Cam Hillis 2018 C OHL Guelph 1 2 1 3
Allan McShane 2018 LW/C OHL Oshawa 3 3 1 4
Nick Suzuki 2017 C/RW OHL Owen Sound 3 1 2 3
Cole Fonstad 2018 LW WHL Prince Albert 3 1 2 3
Jarret Tyszka 2017 LD WHL Seattle Injured
Scott Walford 2017 LD WHL Victoria 3 1 2 3
Josh Brook 2017 RD WHL Moose Jaw 4 1 1 2

CHL season to date

Player Draft Pos League Team GP G A P
Player Draft Pos League Team GP G A P
Joël Teasdale FA LW QMJHL Blainville-Boisbriand 28 12 17 29
Samuel Houde 2018 C QMJHL Chicoutimi 26 6 9 15
Cam Hillis 2018 C OHL Guelph 25 7 12 19
Allan McShane 2018 LW/C OHL Oshawa 22 10 8 18
Nick Suzuki 2017 C/RW OHL Owen Sound 27 20 21 41
Cole Fonstad 2018 LW WHL Prince Albert 25 6 9 15
Jarret Tyszka 2017 LD WHL Seattle Injured
Scott Walford 2017 LD WHL Victoria 21 2 9 11
Josh Brook 2017 RD WHL Moose Jaw 22 8 21 29

NCAA weekly performance

Player Draft Pos Conference Team GP G A P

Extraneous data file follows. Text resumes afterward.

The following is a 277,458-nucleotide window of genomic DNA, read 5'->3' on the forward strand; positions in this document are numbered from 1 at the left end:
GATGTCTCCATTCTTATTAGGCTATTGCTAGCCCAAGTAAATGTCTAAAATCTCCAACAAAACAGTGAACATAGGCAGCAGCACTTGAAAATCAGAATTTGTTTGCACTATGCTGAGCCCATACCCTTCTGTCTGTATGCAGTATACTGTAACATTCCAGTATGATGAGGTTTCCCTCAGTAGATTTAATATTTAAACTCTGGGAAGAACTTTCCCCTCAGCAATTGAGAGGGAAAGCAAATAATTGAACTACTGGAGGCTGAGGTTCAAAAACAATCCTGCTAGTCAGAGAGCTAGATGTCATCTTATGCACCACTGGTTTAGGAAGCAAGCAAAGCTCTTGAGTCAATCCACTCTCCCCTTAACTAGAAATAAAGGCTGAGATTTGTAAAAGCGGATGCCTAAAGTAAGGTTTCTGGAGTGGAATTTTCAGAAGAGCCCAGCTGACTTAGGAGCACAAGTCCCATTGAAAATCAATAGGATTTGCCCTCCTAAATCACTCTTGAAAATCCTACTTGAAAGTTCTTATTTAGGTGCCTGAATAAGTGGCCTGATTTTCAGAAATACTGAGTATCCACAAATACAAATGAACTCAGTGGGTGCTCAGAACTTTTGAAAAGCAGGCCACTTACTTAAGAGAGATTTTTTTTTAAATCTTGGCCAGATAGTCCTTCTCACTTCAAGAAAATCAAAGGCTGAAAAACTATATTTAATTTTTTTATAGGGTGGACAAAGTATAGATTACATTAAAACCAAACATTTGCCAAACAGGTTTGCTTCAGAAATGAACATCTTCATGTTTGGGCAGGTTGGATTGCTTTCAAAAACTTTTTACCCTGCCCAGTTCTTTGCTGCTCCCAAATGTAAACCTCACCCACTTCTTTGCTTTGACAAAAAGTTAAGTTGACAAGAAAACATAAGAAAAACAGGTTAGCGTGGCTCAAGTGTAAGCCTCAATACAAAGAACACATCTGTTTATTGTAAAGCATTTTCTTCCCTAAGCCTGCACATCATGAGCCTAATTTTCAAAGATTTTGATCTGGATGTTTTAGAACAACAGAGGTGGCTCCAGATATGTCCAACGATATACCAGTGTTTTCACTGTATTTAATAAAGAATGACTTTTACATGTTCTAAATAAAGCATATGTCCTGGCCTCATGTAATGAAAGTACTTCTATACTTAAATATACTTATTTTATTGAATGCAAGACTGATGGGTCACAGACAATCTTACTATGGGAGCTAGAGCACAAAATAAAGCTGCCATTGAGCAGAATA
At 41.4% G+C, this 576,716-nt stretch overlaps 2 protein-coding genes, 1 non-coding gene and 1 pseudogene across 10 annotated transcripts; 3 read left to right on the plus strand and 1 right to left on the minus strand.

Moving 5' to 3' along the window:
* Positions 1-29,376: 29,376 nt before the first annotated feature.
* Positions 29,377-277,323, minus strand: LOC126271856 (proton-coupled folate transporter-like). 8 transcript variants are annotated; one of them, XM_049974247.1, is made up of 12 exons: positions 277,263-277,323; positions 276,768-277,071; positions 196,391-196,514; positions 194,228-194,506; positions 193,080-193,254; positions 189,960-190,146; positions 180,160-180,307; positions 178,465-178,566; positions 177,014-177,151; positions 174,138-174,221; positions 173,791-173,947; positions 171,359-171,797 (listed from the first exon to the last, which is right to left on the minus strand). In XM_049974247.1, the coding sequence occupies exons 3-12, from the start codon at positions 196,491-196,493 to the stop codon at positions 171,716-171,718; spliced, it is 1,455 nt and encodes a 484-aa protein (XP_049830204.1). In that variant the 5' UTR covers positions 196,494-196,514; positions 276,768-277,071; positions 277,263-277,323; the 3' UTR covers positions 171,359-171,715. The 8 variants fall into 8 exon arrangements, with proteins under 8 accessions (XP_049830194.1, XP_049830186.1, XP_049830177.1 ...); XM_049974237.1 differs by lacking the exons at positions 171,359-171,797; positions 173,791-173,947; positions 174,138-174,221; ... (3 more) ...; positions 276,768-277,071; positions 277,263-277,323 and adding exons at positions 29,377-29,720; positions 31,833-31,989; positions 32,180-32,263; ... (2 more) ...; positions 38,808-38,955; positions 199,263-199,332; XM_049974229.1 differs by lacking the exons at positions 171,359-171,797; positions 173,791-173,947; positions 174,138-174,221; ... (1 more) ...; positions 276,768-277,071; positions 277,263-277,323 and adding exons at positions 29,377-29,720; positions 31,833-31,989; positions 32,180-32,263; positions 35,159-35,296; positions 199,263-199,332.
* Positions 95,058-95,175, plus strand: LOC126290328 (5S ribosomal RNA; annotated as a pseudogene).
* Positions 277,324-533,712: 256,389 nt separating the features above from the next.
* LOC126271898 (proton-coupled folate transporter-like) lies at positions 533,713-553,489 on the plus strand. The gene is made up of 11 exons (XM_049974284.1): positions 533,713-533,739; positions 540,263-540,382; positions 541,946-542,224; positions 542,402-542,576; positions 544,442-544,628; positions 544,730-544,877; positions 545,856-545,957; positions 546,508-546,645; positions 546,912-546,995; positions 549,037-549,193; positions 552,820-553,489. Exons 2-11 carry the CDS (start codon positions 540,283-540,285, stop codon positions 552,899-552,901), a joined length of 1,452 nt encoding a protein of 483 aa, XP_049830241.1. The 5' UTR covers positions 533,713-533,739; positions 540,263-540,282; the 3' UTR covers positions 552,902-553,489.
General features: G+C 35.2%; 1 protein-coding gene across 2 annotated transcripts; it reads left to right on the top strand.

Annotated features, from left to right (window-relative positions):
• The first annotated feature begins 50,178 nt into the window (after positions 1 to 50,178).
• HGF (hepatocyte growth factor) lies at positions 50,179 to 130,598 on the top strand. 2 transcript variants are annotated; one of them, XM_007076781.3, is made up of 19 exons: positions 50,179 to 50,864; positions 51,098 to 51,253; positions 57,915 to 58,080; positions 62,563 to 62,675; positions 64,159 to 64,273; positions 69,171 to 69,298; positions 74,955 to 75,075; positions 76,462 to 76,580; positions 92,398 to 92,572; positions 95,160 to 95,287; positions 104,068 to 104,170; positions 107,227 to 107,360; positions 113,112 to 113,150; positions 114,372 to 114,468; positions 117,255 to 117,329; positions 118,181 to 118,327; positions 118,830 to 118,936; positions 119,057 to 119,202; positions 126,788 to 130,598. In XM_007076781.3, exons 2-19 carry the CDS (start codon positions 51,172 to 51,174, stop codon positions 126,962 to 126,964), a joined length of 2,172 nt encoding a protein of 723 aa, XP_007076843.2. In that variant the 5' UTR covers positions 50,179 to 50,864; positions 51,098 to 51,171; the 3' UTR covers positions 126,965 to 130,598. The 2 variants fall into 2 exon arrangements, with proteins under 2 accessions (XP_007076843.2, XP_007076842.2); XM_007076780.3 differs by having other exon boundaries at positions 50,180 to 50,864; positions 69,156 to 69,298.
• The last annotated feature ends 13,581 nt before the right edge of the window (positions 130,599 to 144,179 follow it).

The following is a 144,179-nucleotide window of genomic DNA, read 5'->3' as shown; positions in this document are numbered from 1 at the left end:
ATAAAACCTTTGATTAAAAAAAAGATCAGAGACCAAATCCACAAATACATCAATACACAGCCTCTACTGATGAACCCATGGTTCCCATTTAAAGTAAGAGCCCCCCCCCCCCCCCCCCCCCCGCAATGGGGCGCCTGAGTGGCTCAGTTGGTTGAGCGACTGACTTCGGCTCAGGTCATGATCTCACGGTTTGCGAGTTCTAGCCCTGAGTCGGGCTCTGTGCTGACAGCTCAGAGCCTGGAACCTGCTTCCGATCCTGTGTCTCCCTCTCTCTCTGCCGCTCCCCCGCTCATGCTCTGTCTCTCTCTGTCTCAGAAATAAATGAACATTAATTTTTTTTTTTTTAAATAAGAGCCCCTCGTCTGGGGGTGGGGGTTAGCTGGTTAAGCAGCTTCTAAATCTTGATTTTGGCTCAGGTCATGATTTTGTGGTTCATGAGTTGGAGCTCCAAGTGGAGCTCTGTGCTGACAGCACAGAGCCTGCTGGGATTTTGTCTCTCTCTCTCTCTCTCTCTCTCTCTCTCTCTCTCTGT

Player Draft Pos Conference Team GP G A P
Jack Gorniak 2018 LW Hockey East Wisconsin 2 0 1 1
Brett Stapley 2018 C WCHA Denver 0 0 0 0
Ryan Poehling 2017 C NCHC St. Cloud State 2 0 2 2
Nikolas Koberstein 2014 RD WCHA Alaska-Fairbanks 2 0 2 2
Jordan Harris 2018 LD Hockey East Northeastern 1 0 1 1

NCAA season to date

Player Draft Pos Conference Team GP G A P
Player Draft Pos Conference Team GP G A P
Jack Gorniak 2018 LW Hockey East Wisconsin 16 2 3 5
Brett Stapley 2018 C WCHA Denver 12 3 9 12
Ryan Poehling 2017 C NCHC St. Cloud State 14 3 12 15
Nikolas Koberstein 2014 RD WCHA Alaska-Fairbanks 16 0 6 6
Jordan Harris 2018 LD Hockey East Northeastern 13 1 5 6

Cayden Primeau’s weekly performance

Player League Team Record GAA Sv% SO
Player League Team Record GAA Sv% SO
Cayden Primeau NCAA Northeastern 1-0-0 1.50 0.950 0

Cayden Primeau’s season to date

Player League Team Record GAA Sv% SO
Player League Team Record GAA Sv% SO
Cayden Primeau NCAA Northeastern 9-3-1 2.43 0.917 2